From the lab to the bedside
Pain affects millions of Americans. It’s hard to measure, and there isn’t a one-size-fits-all treatment approach. NIH conducts and supports basic, translational, and clinical research on pain, as well as strategies for treating it. Here are just a few recent examples.
Basic pain research
Basic research is conducted in labs by scientists who study the most fundamental building blocks of life, including genes, proteins, and cells. This kind of research helps us better understand living systems and processes.
Taking a closer look at facial pain
Researchers at the National Institute of Dental and Craniofacial Research (NIDCR) hoped to explore new ways to treat facial pain without unwanted side effects. To discover how nerves in the face send and receive information about pain, researchers used an innovative technique to visualize pain signals in mice’s facial nerves in real time. Their findings could lead to safer ways to treat pain in the face, mouth, and jaw. Read about this research.
Learning how sound reduces pain in mice
An international team of researchers, including some from NIDCR, studied mice to understand how sound can blunt pain. They discovered a direct pathway between two areas of the mice’s brains: the auditory cortex, which receives and processes information about sound, and the thalamus, which receives and sends information about sensations such as pain. Understanding how processes in the brain regulate pain could help researchers develop new pain therapies in the future. Find out more.
Finding how our brains process pain differently
An international group of researchers, including some from the National Center for Complementary and Integrative Health, analyzed data from functional magnetic resonance imaging (fMRI) scans. They found that people’s brains process pain in different ways, with some areas of the brain showing more variation than others. These results could lead to more personalized pain management approaches. Read more about these findings.
Translational pain research
Translational research takes information learned from basic research and studies how it can help improve health and treat diseases.
Building a living pain circuit
Developing new medications is challenging, costly, and time consuming. Researchers must screen large numbers of possible medications if they want to identify even one promising molecule. To address this, scientists funded by the Helping to End Addiction Long-term® Initiative, or the NIH HEAL Initiative®, developed a system to quickly screen medication candidates. This “living pain circuit” is a 3D model of nerve cells that connect to each other the same way they do in the body. This tool can rapidly identify compounds that don’t work in humans. This research is a step toward identifying new and effective pain relief treatments. Read more about this work.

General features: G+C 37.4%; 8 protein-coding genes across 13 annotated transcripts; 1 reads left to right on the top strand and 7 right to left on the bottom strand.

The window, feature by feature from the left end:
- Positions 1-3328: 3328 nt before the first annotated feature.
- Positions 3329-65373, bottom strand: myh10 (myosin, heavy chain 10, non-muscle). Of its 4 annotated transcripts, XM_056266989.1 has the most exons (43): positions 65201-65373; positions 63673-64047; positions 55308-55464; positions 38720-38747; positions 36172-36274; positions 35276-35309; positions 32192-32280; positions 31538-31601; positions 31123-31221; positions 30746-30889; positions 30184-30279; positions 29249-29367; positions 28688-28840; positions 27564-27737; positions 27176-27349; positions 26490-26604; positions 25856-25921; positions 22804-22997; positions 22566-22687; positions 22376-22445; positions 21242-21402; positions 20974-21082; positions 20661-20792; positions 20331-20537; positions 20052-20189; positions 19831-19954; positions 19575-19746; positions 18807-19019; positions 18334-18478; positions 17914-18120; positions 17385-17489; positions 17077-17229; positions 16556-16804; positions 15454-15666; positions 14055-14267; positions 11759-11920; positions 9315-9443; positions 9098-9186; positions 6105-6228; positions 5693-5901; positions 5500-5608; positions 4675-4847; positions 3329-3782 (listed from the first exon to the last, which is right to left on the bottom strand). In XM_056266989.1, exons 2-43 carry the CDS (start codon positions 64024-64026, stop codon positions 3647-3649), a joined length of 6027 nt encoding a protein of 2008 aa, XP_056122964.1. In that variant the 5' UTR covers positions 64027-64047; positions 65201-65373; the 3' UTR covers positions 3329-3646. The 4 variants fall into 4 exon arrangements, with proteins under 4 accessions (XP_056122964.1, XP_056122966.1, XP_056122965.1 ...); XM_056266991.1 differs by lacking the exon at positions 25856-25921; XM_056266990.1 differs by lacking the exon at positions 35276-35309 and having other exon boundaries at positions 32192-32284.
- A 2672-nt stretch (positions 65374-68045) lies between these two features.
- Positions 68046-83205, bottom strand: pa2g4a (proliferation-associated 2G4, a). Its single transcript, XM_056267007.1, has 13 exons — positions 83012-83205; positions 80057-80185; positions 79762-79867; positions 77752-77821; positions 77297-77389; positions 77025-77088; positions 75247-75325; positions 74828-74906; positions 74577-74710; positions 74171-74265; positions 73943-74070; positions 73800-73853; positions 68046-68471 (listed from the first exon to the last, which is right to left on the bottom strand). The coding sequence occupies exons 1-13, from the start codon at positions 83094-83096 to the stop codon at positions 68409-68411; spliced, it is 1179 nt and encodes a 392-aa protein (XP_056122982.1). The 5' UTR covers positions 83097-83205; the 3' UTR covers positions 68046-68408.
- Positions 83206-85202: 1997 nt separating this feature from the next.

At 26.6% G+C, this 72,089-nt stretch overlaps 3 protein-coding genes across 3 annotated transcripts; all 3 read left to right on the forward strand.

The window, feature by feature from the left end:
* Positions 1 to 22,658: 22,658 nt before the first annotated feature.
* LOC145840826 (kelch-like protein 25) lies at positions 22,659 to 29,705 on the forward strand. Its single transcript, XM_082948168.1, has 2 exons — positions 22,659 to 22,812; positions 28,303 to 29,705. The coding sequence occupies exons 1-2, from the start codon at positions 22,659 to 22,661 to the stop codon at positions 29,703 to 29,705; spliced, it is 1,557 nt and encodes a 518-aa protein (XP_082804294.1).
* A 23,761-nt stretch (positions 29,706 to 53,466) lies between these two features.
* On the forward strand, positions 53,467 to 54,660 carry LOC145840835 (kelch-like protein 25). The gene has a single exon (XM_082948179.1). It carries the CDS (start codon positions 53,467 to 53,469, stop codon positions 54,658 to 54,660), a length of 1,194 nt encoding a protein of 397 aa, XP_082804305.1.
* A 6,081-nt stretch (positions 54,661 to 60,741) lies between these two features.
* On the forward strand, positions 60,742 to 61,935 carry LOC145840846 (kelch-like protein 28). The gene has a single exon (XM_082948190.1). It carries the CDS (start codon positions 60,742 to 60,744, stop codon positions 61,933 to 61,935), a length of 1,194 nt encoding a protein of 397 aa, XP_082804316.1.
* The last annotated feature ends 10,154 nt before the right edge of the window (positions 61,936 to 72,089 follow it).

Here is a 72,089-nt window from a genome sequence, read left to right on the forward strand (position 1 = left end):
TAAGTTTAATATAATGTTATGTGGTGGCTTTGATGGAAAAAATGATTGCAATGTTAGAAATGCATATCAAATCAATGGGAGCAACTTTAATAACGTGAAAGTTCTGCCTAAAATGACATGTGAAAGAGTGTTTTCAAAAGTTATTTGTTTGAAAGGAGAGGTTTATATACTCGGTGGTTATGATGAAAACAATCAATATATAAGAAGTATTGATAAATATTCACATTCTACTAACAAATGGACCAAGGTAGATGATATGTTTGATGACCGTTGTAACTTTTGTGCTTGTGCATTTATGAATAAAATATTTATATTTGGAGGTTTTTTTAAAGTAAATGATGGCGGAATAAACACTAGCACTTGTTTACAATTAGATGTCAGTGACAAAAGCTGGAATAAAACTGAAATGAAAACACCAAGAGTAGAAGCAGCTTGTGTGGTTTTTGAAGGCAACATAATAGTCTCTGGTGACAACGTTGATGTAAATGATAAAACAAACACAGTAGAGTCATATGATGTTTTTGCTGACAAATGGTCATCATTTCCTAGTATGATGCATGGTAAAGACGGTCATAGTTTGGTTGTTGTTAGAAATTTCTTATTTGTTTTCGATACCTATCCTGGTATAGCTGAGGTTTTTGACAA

Clinical pain research
Clinical research studies different treatments and interventions to find out whether they are safe and effective in humans.
Personalizing pain management after cesarean delivery
Cesarean birth is the most common major surgery done in the United States. The Opioid Prescription After Cesarean Trial (PACT), which is supported by the NIH HEAL Initiative, aims to reduce opioid use in people who had a cesarean delivery. PACT is a randomized clinical study that tests individualized pain management approaches for new mothers who deliver by cesarean. Half of the study participants will receive the current standard treatment (which is a prescription for a fixed number of opioid tablets) when they are discharged from the hospital. The other half will get a new patient-centered approach that allows participants to choose how many opioid tablets they are given and includes pain management and opioid use counseling. Find out more about PACT.
Using virtual reality to treat real pain
Researchers from the NIH HEAL Initiative’s Back Pain Consortium (BACPAC) are studying ways to use "therapeutic virtual reality” to ease chronic pain. Virtual reality allows people to experience immersive 3D environments―swimming with dolphins, for example―which takes the brain’s attention away from the experience of pain. This three-part research study is testing how effective virtual reality is for improving pain, reducing opioid use, and improving quality of life among people with chronic low back pain. Learn more about this research.
Ways to get involved
There are lots of ways you can contribute to pain research. Visit ClinicalTrials.gov to find out about acute and chronic pain research happening around the world and learn how to participate in clinical studies.
Current trials recruiting participants include research about:
- Low back pain. The BEST (Biomarkers for Evaluating Spine Treatments) Trial is part of the BACPAC Research Program. This study, sponsored by the National Institute of Arthritis and Musculoskeletal and Skin Diseases, tests four different evidence-based treatments for low back pain. The goal is to learn which treatments are most effective for people based on their unique traits, such as heart rate and blood pressure. Learn more and sign up to participate on the BEST website.
- Pain perception. NIH researchers are trying to better understand the different factors that affect pain and how people experience it. They also hope to learn more about how people’s relationships with each other affect these experiences. This study is looking for healthy volunteers between the ages of 18 and 60 in the Washington, DC, metro area to participate. Find out how to participate.